To some of us it is second nature, to others it seems odd taking empty wine bottles back to the shop we get them from.
Perhaps that is why at times lawmakers as well as private manufacturers care to incentivise people to be more conscientious about the way they dispose of used glass.
In New York and other parts of the USA, for example, there are so called ‘bottle bills’ in force. These are state laws, formally known as Returnable Container Acts, which make it actually mandatory to charge a small deposit of a few cents on wine bottles (but also on other containers of carbonated soft drinks, beer and water). To encourage customers to return and beverage producers to reduce, reuse and recycle, both refillable and non-refillable containers carry an obligatory deposit.
In Malta, wine enthusiasts that regularly purchase Maltese wine brands are probably aware that most local wine bottles are returnable and a nominal deposit of €0.25 per empty glass bottle is refunded. Eco-friendly reusable bottles are collected by the nearby winery for sterilisation and then checked and refilled with wine, time and again, for numerous cycles until the end of their lifespan.
However, although very similar, the Maltese wine bottle recollection system is different from foreign bottle bills in at least two ways.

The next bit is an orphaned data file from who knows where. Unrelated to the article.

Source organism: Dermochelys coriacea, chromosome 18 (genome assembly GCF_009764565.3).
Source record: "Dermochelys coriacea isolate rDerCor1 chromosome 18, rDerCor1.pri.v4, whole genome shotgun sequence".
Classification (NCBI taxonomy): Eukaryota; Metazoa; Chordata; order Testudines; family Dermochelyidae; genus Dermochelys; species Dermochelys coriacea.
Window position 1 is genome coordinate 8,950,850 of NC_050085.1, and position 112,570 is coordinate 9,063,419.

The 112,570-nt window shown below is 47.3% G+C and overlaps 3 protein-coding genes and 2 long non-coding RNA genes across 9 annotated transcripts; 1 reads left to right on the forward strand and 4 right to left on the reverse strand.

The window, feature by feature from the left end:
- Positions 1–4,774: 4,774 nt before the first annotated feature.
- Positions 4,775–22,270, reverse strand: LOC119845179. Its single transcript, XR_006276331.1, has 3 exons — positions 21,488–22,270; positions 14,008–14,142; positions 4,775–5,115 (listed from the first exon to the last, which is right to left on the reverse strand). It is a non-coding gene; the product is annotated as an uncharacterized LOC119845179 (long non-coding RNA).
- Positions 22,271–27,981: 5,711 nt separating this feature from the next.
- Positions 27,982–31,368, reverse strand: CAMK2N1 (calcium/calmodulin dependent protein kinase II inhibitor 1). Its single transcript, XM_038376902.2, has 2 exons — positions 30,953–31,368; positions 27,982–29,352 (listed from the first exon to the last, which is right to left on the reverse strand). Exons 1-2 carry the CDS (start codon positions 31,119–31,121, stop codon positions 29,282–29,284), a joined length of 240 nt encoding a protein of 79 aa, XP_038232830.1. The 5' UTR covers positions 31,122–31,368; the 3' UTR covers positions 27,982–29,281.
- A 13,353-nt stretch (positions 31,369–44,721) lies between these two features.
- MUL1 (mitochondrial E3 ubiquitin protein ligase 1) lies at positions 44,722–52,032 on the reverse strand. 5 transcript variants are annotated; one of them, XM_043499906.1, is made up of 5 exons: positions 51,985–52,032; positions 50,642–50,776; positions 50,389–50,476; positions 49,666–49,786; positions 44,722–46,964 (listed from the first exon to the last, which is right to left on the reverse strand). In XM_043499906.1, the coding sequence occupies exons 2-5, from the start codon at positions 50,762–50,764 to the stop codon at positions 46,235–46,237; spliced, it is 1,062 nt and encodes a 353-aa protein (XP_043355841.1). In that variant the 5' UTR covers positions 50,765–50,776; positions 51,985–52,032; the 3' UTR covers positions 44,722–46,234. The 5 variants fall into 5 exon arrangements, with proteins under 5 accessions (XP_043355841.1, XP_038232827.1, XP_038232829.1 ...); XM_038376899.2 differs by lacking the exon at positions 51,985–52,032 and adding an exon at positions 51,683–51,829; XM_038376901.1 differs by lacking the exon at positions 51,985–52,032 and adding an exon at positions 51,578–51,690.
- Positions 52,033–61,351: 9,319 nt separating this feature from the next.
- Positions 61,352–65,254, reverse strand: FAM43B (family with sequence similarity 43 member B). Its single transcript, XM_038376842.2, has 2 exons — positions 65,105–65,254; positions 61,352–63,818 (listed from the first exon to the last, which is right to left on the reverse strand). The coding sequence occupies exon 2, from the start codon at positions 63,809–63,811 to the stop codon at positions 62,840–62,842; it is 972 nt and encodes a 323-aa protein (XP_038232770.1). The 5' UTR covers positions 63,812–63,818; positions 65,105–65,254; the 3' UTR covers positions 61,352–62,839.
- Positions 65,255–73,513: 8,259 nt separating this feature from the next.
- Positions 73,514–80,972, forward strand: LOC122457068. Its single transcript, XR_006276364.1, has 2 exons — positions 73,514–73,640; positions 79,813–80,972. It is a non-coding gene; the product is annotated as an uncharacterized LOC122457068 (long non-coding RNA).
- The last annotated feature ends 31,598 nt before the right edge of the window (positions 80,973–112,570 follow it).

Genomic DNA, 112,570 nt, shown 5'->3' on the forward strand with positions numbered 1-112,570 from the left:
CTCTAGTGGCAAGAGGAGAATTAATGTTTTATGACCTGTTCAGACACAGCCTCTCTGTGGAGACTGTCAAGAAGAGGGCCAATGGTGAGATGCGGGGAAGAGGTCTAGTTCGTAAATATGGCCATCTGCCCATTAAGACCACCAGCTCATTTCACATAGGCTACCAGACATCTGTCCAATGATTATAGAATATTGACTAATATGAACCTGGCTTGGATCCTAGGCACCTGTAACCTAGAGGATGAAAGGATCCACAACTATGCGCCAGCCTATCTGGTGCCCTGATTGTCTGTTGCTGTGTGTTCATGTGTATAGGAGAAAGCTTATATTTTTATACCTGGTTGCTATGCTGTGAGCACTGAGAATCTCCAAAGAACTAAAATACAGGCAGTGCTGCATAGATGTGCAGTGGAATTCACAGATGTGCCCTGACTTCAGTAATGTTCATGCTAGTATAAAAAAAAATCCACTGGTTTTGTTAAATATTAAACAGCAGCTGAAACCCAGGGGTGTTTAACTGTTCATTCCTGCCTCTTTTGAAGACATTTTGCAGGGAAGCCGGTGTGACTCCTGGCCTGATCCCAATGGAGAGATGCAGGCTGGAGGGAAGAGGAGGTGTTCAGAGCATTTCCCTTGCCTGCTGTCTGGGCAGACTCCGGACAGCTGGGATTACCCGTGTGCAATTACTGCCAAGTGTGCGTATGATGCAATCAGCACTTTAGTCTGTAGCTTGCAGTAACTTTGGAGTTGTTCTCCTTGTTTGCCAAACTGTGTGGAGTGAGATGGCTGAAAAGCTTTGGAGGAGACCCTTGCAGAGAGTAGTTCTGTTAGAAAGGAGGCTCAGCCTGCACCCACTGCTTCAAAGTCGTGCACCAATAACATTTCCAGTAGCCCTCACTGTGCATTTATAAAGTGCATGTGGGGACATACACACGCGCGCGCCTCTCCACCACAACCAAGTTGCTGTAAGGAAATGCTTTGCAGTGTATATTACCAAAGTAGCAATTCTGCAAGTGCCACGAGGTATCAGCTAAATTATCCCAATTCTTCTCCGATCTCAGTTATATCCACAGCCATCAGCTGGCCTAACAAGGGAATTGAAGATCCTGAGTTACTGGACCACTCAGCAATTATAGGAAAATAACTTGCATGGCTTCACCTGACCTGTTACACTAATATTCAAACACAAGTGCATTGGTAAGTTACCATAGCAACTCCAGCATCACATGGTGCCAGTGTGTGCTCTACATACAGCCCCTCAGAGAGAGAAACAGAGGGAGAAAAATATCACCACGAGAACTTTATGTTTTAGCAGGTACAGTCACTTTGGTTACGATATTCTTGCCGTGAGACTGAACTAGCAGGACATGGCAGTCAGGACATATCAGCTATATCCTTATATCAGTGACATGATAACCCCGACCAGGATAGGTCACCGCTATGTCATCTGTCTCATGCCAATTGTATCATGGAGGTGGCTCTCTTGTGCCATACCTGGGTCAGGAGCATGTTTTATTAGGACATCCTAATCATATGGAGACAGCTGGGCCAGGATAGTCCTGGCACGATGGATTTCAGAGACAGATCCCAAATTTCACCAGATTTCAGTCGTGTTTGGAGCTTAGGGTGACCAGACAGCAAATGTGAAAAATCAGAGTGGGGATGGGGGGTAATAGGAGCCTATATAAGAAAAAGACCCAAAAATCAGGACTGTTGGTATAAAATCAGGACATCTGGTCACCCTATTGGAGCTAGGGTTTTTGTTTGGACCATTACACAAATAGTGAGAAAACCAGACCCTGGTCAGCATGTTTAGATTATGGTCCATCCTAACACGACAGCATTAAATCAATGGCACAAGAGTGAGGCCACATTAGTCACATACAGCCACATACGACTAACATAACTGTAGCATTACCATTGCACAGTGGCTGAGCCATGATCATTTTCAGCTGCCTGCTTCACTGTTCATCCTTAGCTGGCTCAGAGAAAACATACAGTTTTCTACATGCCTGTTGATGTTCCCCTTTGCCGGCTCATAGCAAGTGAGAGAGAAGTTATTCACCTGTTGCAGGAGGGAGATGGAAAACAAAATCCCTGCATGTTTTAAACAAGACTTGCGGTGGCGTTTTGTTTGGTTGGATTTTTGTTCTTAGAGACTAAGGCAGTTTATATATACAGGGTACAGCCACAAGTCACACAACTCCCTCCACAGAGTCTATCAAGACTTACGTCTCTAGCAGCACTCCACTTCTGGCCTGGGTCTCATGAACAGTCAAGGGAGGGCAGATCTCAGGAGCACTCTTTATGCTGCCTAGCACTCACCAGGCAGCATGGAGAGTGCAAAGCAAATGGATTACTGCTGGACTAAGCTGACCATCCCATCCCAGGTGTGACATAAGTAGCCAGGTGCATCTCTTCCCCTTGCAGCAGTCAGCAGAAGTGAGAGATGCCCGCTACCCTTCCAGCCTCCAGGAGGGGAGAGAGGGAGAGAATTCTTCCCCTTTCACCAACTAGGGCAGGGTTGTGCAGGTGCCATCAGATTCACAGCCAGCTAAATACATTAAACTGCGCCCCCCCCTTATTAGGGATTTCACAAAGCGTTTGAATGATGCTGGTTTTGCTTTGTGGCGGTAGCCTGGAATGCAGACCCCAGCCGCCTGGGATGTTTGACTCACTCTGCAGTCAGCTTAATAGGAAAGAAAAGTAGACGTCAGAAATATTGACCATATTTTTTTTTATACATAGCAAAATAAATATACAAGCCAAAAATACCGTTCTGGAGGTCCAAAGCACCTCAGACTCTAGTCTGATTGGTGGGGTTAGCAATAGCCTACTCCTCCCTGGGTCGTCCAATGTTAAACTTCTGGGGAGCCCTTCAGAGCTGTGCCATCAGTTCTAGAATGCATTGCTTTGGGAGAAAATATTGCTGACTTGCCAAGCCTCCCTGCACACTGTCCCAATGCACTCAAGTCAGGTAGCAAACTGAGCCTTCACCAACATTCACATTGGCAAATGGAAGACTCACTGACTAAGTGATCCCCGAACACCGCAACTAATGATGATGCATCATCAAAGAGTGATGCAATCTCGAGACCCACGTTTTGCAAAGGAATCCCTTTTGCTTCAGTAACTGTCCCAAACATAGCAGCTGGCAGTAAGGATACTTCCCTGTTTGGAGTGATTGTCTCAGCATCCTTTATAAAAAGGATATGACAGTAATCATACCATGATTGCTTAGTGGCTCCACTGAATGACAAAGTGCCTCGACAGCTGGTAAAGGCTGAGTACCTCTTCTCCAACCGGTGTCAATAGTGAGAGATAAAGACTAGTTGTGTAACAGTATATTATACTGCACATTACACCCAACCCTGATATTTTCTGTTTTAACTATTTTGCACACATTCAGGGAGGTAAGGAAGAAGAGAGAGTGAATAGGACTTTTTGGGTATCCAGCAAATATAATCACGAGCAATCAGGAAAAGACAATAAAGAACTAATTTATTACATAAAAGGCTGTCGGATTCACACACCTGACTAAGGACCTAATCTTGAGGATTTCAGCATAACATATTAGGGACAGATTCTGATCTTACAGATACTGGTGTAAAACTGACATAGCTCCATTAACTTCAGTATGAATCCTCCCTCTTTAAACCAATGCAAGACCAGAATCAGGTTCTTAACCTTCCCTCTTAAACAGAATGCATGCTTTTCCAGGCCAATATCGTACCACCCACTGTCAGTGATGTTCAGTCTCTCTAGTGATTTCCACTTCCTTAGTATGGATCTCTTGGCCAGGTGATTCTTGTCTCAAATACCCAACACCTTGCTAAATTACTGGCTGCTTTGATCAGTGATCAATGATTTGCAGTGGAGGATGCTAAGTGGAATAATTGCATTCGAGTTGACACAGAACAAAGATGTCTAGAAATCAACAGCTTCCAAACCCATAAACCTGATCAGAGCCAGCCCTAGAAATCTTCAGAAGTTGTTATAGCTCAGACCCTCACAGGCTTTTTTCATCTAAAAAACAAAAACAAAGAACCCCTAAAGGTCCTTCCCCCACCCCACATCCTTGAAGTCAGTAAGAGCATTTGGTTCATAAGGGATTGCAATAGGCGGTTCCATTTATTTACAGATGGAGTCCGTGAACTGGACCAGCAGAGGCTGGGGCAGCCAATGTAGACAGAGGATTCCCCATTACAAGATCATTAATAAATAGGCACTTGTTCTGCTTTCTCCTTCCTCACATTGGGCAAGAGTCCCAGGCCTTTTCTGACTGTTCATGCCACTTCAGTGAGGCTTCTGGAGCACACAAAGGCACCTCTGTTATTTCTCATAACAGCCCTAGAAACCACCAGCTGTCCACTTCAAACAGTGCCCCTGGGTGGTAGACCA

Firstly it isn’t imposed by law as is the case abroad but organised on a purely voluntary basis by the major wineries. They freely go the extra green mile to reuse as many bottles as possible so as to reduce and ultimately recycle as much glass waste as possible. With local wineries’ consideration for each one of the three Rs, the strain on limited resources is lessened as are the potentially environmental damaging effects of disposal.
Secondly, the local system isn’t institutionalised to cover all wine bottles. None of the imported ones are collected for reprocessing. ln sharp contrast with local wine bottles that are returnable to be reused, each year millions of bottles of foreign wineries which all are just one-way end up being thrashed with worse adverse ecological implications as a result. Heaps of bottles end up in Malta’s landfills and will never be decomposed. The rest is transported to overseas plants to be recycled but this is still a less effective and costlier way to deal with discarded glass and increases the carbon footprint of drinkers of foreign wine.
Studies have shown that returnable bottle deposit schemes work because they provide a financial incentive to recycle and a disincentive to pollute; they are far more effective than other systems such as imposed direct and indirect taxes and even publicly funded recycling plans.
The beauty is that, with a little help from consumers, retailers and catering establishment, we can champion this system in Malta. It makes perfect sense for our small archipelago where distances are short making it relatively easy to collect empty bottles whereas in larger countries handling returns is logistically more difficult and saves less wasteful resources.
This article first appeared in The Times of Malta, Friday 3 June 2016